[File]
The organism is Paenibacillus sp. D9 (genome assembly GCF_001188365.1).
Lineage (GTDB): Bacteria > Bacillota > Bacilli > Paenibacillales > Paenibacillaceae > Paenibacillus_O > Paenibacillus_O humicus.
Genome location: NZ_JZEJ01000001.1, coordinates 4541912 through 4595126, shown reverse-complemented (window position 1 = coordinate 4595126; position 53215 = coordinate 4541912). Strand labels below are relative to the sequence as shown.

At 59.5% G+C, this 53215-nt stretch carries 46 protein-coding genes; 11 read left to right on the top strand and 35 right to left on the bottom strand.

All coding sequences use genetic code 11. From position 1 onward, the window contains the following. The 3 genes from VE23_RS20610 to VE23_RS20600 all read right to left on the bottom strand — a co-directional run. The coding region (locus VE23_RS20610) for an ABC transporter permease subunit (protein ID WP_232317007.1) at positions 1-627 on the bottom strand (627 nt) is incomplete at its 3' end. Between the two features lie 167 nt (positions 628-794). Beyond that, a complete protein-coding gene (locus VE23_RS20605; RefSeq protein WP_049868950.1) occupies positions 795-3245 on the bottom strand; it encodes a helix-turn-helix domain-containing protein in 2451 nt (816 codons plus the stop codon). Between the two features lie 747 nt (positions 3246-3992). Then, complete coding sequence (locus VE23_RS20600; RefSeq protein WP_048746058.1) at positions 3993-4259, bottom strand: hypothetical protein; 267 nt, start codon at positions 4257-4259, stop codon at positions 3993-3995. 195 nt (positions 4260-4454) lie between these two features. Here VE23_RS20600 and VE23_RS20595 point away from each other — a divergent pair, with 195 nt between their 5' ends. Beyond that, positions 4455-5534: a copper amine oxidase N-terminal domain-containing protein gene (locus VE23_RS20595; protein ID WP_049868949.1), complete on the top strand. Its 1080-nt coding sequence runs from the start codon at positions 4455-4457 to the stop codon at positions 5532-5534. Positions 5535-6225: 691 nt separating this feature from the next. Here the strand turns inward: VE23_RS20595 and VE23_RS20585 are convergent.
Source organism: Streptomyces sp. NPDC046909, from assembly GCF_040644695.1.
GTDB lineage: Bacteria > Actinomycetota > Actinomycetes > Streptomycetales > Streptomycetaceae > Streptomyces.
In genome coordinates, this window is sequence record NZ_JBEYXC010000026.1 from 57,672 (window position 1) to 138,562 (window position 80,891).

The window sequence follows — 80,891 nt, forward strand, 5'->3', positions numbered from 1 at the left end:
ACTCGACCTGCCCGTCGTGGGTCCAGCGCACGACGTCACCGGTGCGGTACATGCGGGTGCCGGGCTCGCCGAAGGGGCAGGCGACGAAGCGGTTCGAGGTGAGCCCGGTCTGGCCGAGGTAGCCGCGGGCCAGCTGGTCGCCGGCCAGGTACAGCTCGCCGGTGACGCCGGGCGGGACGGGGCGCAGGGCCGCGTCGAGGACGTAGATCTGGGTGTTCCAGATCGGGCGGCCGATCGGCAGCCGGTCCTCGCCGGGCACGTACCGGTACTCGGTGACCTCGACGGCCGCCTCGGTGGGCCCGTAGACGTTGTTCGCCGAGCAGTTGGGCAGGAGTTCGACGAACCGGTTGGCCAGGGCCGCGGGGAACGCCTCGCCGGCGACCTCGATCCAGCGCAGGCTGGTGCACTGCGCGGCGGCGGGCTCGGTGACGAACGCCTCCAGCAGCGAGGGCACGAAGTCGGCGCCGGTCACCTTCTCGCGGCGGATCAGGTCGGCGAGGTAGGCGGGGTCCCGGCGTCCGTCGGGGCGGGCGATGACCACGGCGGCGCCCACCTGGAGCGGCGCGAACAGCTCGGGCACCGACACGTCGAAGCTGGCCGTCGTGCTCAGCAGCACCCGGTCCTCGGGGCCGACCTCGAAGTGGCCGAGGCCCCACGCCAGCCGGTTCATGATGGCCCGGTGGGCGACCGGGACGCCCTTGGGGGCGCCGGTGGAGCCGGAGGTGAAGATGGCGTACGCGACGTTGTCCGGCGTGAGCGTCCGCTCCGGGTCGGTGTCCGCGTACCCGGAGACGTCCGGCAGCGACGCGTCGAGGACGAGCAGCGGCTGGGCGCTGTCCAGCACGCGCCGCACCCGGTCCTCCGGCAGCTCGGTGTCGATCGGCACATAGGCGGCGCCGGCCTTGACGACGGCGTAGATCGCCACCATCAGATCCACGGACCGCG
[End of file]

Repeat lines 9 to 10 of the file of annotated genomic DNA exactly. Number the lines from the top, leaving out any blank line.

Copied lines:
The window sequence follows — 80,891 nt, forward strand, 5'->3', positions numbered from 1 at the left end:
ACTCGACCTGCCCGTCGTGGGTCCAGCGCACGACGTCACCGGTGCGGTACATGCGGGTGCCGGGCTCGCCGAAGGGGCAGGCGACGAAGCGGTTCGAGGTGAGCCCGGTCTGGCCGAGGTAGCCGCGGGCCAGCTGGTCGCCGGCCAGGTACAGCTCGCCGGTGACGCCGGGCGGGACGGGGCGCAGGGCCGCGTCGAGGACGTAGATCTGGGTGTTCCAGATCGGGCGGCCGATCGGCAGCCGGTCCTCGCCGGGCACGTACCGGTACTCGGTGACCTCGACGGCCGCCTCGGTGGGCCCGTAGACGTTGTTCGCCGAGCAGTTGGGCAGGAGTTCGACGAACCGGTTGGCCAGGGCCGCGGGGAACGCCTCGCCGGCGACCTCGATCCAGCGCAGGCTGGTGCACTGCGCGGCGGCGGGCTCGGTGACGAACGCCTCCAGCAGCGAGGGCACGAAGTCGGCGCCGGTCACCTTCTCGCGGCGGATCAGGTCGGCGAGGTAGGCGGGGTCCCGGCGTCCGTCGGGGCGGGCGATGACCACGGCGGCGCCCACCTGGAGCGGCGCGAACAGCTCGGGCACCGACACGTCGAAGCTGGCCGTCGTGCTCAGCAGCACCCGGTCCTCGGGGCCGACCTCGAAGTGGCCGAGGCCCCACGCCAGCCGGTTCATGATGGCCCGGTGGGCGACCGGGACGCCCTTGGGGGCGCCGGTGGAGCCGGAGGTGAAGATGGCGTACGCGACGTTGTCCGGCGTGAGCGTCCGCTCCGGGTCGGTGTCCGCGTACCCGGAGACGTCCGGCAGCGACGCGTCGAGGACGAGCAGCGGCTGGGCGCTGTCCAGCACGCGCCGCACCCGGTCCTCCGGCAGCTCGGTGTCGATCGGCACATAGGCGGCGCCGGCCTTGACGACGGCGTAGATCGCCACCATCAGATCCACGGACCGCG